The animals () were habituated to the testing environment for at least 3 days before baseline testing. The room temperature and humidity remained stable for all experiments. All pain symptoms were tested blindly. To assess mechanical sensitivity, we confined the rats in experimental cages on an elevated metal mesh stand and stimulated the plantar surface of the left hind paw with a series of von Frey hairs (0.4-15 g, Stoelting) and then evaluated the 50% withdrawal threshold by Dixon’s up-down method [10]. To test cold sensitivity, we assessed the pain response by spraying 100 μl of acetone onto the plantar surface of the left hind paw, placed on the mesh stand. Acetone was sprayed twice on the hind paw. The response to acetone was graded based on the following 4-point scale: 0, no response; 1, quick paw withdrawal reflex; 2, prolonged paw withdrawal or repeated flicking; 3, paw licking [11].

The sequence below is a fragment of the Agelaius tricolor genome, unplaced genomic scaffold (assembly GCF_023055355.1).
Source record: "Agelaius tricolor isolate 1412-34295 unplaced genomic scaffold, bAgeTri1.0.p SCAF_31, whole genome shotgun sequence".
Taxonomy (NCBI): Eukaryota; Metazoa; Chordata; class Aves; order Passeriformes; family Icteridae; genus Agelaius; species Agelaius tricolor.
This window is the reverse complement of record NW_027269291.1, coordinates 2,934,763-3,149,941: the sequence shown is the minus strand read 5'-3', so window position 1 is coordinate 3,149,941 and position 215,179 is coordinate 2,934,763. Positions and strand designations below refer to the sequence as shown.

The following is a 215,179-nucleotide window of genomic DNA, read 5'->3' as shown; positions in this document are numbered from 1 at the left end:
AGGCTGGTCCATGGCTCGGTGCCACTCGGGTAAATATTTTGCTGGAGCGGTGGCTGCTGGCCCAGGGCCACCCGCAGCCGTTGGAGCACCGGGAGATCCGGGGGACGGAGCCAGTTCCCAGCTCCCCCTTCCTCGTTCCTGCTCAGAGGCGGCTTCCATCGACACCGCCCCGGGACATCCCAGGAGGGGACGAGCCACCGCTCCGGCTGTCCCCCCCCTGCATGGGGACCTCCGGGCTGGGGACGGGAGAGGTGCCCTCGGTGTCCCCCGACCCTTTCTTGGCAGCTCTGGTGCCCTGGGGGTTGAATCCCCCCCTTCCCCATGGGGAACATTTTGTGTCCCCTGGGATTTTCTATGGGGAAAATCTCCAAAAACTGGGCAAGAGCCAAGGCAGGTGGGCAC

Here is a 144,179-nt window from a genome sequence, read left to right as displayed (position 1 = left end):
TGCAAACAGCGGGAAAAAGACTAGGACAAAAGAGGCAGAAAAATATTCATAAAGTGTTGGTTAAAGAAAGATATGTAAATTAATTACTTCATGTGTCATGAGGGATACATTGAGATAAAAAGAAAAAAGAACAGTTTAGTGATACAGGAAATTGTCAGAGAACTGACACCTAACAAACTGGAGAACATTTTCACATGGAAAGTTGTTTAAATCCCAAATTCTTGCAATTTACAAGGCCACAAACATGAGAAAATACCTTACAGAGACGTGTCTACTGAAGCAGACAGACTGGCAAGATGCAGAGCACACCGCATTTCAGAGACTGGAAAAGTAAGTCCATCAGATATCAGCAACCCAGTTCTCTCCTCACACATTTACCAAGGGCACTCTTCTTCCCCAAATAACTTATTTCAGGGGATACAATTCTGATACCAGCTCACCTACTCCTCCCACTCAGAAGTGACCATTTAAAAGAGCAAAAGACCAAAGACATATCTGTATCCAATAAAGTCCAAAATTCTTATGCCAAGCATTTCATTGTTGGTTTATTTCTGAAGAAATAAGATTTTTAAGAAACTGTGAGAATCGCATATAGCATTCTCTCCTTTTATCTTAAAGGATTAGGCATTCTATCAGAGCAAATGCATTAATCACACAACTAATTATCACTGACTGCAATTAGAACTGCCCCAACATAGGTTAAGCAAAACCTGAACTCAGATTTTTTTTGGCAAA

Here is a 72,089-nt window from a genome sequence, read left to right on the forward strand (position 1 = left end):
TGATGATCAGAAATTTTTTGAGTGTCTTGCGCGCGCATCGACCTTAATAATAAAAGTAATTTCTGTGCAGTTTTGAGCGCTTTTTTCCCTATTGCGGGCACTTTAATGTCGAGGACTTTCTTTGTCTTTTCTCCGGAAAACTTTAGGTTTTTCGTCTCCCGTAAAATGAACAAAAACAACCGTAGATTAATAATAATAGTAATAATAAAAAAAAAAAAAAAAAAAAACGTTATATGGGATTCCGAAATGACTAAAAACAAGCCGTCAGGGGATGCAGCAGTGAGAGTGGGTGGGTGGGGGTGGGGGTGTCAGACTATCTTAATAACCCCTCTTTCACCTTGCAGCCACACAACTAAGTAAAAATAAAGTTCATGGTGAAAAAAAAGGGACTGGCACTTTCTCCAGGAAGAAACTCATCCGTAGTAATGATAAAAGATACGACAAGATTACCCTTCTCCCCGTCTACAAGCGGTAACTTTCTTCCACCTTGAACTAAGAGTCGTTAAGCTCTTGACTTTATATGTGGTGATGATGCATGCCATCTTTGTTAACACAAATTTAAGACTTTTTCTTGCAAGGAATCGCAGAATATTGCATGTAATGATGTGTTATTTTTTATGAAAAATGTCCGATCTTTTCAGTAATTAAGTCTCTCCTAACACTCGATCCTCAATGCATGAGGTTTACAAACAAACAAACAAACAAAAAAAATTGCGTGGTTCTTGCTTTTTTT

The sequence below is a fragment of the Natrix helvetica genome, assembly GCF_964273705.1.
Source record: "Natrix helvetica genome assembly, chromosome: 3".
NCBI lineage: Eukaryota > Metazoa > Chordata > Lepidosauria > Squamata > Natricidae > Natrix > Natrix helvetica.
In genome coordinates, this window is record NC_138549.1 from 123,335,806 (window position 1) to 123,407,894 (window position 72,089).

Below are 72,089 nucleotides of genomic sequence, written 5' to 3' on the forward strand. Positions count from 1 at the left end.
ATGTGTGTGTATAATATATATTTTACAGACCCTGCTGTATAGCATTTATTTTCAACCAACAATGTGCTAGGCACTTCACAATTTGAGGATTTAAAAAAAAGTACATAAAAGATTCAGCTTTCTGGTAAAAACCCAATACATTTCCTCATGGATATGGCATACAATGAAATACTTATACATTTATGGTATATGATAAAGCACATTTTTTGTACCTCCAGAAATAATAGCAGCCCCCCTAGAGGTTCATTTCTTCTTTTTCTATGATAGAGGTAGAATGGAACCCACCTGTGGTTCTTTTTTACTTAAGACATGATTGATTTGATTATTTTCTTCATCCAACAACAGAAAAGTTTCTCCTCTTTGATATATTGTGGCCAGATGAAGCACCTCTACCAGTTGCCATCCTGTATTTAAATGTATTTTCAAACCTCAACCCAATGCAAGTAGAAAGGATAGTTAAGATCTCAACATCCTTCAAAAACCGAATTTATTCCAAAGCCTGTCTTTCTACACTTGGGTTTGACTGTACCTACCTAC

2.7. Statistical Analyses

Data are presented as . Statistical analysis was performed using the Graph prism, version 6.1 (GraphPad Software, Inc, San Diego, CA). Behavioral data were analyzed by 2-way, repeated-measures ANOVA, followed by Sidak’s posthoc test. The threshold for statistical significance was a value <0.05.

3. Results

3.1. Identification of ASCs